Voters will know who is paying for political advertising during this year’s elections – if a bill the Senate passed on Thursday becomes law. The measure is the state’s response to a U.S. Supreme Court decision last January that allows corporations and unions to use their own money to pay for political ads – as long as they are not done within the formal campaign structure of candidates. Judiciary chairman Hollis French (D-Anch) said the Supreme Court made a fundamental change in the way states conduct elections. The bill requires that those paying for advertising relating to candidates or issues identify themselves to the Alaska Public Offices Commission, and identify themselves in the advertisement itself. The bill passed with no opposition, but North Pole Republican John Coghill had some reservations about the effect of the measure – particularly broadcast advertising where the sponsors must identify themselves, in person, on the air. The bill next goes to the House where it will be heard by the Judiciary Committee.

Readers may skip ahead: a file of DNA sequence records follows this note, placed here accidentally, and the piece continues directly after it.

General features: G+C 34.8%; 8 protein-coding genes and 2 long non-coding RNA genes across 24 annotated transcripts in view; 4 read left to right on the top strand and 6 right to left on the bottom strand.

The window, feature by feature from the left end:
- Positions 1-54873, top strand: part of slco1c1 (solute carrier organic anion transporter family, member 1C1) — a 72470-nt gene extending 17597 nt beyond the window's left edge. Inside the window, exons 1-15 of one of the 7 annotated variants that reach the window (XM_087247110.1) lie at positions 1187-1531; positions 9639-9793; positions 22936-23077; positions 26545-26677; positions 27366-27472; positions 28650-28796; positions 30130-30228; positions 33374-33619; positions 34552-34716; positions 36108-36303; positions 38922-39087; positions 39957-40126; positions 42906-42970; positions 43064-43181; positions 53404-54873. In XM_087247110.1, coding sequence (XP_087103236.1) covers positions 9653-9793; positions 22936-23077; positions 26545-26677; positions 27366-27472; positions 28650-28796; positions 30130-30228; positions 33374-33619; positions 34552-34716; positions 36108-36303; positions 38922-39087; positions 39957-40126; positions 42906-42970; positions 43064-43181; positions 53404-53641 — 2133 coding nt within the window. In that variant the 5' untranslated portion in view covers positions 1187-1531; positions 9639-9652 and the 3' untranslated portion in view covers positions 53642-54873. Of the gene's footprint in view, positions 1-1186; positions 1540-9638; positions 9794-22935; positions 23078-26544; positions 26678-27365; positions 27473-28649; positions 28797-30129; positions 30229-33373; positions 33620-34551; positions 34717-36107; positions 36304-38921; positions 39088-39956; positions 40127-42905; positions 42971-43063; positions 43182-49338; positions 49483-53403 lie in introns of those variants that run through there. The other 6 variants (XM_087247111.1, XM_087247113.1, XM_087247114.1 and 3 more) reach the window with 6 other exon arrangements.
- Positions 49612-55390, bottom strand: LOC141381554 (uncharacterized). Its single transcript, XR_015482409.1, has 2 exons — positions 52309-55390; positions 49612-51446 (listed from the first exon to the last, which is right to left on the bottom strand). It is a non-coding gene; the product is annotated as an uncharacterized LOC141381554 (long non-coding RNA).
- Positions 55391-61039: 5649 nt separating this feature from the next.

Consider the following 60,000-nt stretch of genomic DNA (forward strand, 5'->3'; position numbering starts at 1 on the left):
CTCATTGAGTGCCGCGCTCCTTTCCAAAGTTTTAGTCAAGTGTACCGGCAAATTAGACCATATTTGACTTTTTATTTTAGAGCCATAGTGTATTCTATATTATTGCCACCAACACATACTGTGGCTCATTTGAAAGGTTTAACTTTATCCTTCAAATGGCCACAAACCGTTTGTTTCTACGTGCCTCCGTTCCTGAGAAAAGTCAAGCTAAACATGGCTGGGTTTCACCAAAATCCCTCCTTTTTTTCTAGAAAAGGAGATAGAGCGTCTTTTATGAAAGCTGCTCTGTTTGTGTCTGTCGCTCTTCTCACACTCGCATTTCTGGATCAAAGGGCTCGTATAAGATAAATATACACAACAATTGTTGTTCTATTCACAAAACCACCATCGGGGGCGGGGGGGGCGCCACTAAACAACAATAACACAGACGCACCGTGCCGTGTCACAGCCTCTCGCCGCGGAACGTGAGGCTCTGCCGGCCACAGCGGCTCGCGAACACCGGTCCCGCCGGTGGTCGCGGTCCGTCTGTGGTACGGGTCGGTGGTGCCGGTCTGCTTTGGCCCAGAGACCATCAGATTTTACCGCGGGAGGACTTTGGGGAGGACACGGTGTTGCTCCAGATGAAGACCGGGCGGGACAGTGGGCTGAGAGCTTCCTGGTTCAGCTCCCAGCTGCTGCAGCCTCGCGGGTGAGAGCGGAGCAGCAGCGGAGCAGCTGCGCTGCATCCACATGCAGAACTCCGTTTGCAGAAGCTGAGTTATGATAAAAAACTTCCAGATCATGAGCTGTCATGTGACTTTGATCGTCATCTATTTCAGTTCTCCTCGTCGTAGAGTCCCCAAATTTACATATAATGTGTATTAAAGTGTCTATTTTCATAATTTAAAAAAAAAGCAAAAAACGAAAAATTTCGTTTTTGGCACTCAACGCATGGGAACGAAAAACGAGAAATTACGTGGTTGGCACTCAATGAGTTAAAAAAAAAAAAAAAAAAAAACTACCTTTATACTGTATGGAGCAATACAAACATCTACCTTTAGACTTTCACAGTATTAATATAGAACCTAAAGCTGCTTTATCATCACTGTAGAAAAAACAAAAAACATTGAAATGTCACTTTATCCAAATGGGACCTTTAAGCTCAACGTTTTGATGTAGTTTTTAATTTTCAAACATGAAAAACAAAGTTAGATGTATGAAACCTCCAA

Dave Donaldson, APRN – Juneau
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